Replacing Guilt

Wiki Contributions


Is this a reasonable paraphrase of your argument?

Humans wound up caring at least a little about satisfying the preferences of other creatures, not in a "grant their local wishes even if that ruins them" sort of way but in some other intuitively-reasonable manner.

Humans are the only minds we've seen so far, and so having seen this once, maybe we start with a 50%-or-so chance that it will happen again.

You can then maybe drive this down a fair bit by arguing about how the content looks contingent on the particulars of how humans developed or whatever, and maybe that can drive you down to 10%, but it shouldn't be able to drive you down to 0.1%, especially not if we're talking only about incredibly weak preferences.

If so, one guess is that a bunch of disagreement lurks in this "intuitively-reasonable manner" business.

A possible locus of disagreemet: it looks to me like, if you give humans power before you give them wisdom, it's pretty easy to wreck them while simply fulfilling their preferences. (Ex: lots of teens have dumbass philosophies, and might be dumb enough to permanently commit to them if given that power.)

More generally, I think that if mere-humans met very-alien minds with similarly-coherent preferences, and if the humans had the opportunity to magically fulfil certain alien preferences within some resource-budget, my guess is that the humans would have a pretty hard time offering power and wisdom in the right ways such that this overall went well for the aliens by their own lights (as extrapolated at the beginning), at least without some sort of volition-extrapolation.

(I separately expect that if we were doing something more like the volition-extrapolation thing, we'd be tempted to bend the process towards "and they learn the meaning of friendship".)

That said, this conversation is updating me somewhat towards "a random UFAI would keep existing humans around and warp them in some direction it prefers, rather than killing them", on the grounds that the argument "maybe preferences-about-existing-agents is just a common way for rando drives to shake out" plausibly supports it to a threshold of at least 1 in 1000. I'm not sure where I'll end up on that front.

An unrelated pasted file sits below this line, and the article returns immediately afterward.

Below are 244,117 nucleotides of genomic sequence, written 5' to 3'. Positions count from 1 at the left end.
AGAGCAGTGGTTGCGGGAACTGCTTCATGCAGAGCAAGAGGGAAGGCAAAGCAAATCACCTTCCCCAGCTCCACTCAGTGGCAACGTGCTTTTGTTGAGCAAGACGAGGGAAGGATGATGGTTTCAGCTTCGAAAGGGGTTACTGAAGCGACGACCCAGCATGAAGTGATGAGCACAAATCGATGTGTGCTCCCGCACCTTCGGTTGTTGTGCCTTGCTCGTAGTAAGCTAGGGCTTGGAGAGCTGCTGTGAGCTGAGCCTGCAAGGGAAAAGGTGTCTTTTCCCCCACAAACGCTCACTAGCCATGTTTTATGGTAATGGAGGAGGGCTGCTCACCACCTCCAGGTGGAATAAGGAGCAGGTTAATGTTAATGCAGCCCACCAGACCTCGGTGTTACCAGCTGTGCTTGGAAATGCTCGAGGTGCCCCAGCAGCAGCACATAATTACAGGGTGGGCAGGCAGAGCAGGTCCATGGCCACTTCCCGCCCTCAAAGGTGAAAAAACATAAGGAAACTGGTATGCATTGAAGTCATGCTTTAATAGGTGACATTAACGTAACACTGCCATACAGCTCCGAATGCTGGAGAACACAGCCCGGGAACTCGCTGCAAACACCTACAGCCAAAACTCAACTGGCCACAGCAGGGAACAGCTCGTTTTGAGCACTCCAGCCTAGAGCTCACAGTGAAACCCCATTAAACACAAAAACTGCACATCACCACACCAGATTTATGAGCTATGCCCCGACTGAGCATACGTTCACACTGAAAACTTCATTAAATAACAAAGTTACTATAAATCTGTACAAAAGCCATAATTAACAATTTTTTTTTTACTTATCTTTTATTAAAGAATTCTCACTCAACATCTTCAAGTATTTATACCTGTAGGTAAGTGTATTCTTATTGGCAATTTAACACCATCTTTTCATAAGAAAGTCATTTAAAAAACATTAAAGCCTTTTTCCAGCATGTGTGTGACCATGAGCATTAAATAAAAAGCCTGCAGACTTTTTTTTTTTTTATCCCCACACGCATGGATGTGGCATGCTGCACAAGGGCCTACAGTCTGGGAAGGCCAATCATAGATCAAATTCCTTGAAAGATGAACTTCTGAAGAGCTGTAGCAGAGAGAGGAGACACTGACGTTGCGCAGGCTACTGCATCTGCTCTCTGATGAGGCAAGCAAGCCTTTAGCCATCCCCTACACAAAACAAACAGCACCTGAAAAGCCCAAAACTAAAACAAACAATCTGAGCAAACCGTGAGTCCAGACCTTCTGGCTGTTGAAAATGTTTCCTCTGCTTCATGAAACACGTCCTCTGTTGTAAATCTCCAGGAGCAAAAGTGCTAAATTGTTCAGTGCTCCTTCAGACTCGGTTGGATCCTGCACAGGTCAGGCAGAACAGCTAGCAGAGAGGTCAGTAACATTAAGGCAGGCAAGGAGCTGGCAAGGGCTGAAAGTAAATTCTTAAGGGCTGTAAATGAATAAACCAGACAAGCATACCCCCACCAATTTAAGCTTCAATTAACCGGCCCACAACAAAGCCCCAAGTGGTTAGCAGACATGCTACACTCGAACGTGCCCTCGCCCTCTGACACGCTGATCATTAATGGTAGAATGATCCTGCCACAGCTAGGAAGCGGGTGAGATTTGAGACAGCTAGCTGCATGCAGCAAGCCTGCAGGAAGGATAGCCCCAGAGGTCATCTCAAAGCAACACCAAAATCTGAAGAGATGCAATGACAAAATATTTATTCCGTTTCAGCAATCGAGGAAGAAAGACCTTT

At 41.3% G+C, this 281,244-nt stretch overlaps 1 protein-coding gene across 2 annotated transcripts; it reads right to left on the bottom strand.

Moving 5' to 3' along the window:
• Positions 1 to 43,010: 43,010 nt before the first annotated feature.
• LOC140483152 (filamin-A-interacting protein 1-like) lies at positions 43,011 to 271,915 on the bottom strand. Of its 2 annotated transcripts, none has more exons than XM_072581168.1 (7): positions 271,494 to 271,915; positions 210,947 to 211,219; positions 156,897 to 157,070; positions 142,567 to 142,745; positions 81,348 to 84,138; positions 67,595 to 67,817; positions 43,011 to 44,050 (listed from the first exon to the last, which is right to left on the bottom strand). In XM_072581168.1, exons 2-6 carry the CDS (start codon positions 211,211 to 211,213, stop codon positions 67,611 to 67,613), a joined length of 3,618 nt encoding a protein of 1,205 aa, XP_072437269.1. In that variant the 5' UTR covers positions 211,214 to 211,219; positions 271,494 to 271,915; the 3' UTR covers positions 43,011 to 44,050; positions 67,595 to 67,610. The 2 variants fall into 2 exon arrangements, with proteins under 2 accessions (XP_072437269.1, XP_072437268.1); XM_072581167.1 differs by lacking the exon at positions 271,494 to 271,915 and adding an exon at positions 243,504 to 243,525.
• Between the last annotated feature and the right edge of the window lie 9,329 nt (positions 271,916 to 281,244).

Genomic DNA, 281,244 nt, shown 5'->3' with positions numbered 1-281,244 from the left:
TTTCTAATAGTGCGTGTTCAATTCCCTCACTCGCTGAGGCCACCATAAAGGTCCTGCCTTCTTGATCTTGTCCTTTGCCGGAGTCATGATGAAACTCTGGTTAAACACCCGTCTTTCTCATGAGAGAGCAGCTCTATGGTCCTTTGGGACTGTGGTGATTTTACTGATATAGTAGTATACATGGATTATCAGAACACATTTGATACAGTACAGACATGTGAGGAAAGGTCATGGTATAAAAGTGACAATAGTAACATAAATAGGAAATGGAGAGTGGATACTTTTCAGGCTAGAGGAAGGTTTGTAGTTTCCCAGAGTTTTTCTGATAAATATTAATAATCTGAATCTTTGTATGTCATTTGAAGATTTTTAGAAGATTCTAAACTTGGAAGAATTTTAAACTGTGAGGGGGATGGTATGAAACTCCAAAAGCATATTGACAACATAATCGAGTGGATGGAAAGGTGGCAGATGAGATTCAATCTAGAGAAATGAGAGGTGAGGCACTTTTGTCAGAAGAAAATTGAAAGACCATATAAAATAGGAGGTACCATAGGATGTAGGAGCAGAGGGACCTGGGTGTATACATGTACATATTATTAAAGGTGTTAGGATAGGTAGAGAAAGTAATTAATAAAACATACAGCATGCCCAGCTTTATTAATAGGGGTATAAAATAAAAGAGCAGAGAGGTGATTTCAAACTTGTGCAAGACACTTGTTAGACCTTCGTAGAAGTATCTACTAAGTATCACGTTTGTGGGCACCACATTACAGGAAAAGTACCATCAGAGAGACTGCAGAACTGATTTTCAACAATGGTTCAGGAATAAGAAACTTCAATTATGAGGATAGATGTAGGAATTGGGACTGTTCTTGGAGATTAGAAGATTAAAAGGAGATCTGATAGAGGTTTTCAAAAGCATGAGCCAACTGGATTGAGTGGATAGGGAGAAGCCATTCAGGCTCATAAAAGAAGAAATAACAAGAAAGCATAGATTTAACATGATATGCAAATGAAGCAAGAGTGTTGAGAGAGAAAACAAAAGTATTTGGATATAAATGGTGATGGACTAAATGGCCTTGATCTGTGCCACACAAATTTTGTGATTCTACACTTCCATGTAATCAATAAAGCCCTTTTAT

Another attempt at naming a crux: It looks to me like you see this human-style caring about others' preferences as particularly "simple" or "natural", in a way that undermines "drawing a target around the bullseye"-type arguments, whereas I could see that argument working for "grant all their wishes (within a budget)" but am much more skeptical when it comes to "do right by them in an intuitively-reasonable way".

(But that still leaves room for an update towards "the AI doesn't necessarily kill us, it might merely warp us, or otherwise wreck civilization by bounding us and then giving us power-before-wisdom within those bounds or or suchlike, as might be the sort of whims that rando drives shake out into", which I'll chew on.)

Thanks! Seems like a fine summary to me, and likely better than I would have done, and it includes a piece or two that I didn't have (such as an argument from symmetry if the situations were reversed). I do think I knew a bunch of it, though. And e.g., my second parable was intended to be a pretty direct response to something like

If we instead treat "paperclip" as an analog for some crazy weird shit that is alien and valence-less to humans, drawn from the same barrel of arbitrary and diverse desires that can be produced by selection processes, then the intuition pump loses all force.

where it's essentially trying to argue that this intuition pump still has force in precisely this case.

Thanks! I'm curious for your paraphrase of the opposing view that you think I'm failing to understand.

(I put >50% probability that I could paraphrase a version of "if the AIs decide to kill us, that's fine" that Sutton would basically endorse (in the right social context), and that would basically route through a version of "broad cosmopolitan value is universally compelling", but perhaps when you give a paraphrase it will sound like an obviously-better explanation of the opposing view and I'll update.)

If we are trying to help some creatures, but those creatures really dislike the proposed way we are "helping" them, then we should do something else.

My picture is less like "the creatures really dislike the proposed help", and more like "the creatures don't have terribly consistent preferences, and endorse each step of the chain, and wind up somewhere that they wouldn't have endorsed if you first extrapolated their volition (but nobody's extrapolating their volition or checking against that)".

It sounds to me like your stance is something like "there's a decent chance that most practically-buildable minds pico-care about correctly extrapolating the volition of various weak agents and fulfilling that extrapolated volition", which I am much more skeptical of than the weaker "most practically-buildable minds pico-care about satisfying the preferences of weak agents in some sense".

I was recently part of a group-chat where some people I largely respect were musing about this paper and this post and some of Scott Aaronson's recent "maybe intelligence makes things more good" type reasoning).

Here's my replies, which seemed worth putting somewhere public:

The claims in the paper seem wrong to me as stated, and in particular seems to conflate values with instrumental subgoals. One does not need to terminally value survival to avoid getting hit by a truck while fetching coffee; they could simply understand that one can't fetch the coffee when one is dead.